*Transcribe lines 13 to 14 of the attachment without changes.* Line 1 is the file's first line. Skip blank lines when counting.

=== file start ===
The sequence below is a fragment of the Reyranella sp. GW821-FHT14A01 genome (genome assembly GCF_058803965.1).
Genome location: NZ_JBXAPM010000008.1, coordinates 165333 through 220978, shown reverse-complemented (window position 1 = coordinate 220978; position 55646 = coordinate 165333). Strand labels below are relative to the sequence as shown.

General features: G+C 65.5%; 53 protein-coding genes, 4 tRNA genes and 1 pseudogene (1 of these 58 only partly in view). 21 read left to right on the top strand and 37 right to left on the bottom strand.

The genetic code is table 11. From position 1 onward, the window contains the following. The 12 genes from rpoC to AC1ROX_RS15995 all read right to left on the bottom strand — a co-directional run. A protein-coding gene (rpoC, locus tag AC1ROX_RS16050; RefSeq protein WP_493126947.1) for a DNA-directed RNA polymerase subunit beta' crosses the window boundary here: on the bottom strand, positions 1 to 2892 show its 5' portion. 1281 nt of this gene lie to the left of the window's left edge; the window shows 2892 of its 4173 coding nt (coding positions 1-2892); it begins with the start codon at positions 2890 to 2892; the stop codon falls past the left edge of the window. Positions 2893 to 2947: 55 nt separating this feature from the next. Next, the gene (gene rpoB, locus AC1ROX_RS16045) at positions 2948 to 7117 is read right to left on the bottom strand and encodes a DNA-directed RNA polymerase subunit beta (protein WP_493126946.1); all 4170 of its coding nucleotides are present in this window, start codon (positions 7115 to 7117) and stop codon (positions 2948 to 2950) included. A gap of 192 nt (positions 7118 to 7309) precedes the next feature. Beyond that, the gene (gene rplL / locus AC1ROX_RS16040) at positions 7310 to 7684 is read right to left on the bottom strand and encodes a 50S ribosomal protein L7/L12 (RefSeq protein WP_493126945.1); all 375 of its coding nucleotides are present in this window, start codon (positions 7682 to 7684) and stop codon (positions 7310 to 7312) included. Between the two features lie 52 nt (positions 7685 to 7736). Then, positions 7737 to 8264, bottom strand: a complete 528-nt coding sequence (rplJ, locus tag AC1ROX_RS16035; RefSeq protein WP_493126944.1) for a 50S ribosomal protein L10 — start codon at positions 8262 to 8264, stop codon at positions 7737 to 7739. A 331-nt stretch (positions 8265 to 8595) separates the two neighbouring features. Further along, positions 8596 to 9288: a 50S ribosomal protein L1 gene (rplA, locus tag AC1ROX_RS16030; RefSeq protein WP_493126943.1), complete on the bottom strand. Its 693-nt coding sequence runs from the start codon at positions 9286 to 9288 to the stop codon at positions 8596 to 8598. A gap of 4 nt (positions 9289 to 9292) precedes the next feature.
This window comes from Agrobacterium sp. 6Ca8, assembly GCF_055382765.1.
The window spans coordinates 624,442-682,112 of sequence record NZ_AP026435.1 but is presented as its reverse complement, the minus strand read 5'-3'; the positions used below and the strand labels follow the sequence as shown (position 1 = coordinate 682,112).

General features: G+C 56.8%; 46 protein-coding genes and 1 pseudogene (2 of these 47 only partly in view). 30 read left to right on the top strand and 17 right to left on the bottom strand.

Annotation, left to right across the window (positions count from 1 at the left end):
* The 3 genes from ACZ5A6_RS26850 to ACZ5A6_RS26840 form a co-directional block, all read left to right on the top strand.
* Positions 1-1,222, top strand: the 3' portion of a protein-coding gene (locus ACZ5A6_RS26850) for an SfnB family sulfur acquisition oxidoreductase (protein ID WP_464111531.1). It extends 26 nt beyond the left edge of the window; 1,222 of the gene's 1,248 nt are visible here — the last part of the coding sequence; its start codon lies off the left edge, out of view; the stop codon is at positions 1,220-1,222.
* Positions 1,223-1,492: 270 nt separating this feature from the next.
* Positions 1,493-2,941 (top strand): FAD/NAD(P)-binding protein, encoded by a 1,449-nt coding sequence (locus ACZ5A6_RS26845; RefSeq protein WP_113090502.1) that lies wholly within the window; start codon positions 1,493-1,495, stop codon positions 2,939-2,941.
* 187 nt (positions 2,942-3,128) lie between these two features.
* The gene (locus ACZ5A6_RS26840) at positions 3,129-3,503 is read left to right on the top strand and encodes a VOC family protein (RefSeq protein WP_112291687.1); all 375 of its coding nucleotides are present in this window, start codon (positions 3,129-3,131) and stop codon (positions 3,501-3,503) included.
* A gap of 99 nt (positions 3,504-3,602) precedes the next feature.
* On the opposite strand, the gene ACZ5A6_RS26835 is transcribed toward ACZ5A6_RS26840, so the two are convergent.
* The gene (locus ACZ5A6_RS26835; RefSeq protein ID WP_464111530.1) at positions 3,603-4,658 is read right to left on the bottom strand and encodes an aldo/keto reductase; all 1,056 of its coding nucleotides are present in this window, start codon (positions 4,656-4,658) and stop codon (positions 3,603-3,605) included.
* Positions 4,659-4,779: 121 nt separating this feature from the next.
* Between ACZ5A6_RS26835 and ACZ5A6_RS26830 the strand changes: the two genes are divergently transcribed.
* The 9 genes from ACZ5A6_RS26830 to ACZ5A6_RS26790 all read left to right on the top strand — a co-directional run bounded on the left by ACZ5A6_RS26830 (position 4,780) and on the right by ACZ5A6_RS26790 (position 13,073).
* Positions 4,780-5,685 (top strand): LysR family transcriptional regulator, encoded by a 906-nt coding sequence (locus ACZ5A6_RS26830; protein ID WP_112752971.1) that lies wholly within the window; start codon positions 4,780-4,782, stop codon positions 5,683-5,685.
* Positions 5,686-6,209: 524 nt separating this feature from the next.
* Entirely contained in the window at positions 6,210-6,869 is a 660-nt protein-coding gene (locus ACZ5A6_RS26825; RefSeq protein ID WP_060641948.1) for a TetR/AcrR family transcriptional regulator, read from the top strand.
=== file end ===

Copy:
* 187 nt (positions 2,942-3,128) lie between these two features.
* The gene (locus ACZ5A6_RS26840) at positions 3,129-3,503 is read left to right on the top strand and encodes a VOC family protein (RefSeq protein WP_112291687.1); all 375 of its coding nucleotides are present in this window, start codon (positions 3,129-3,131) and stop codon (positions 3,501-3,503) included.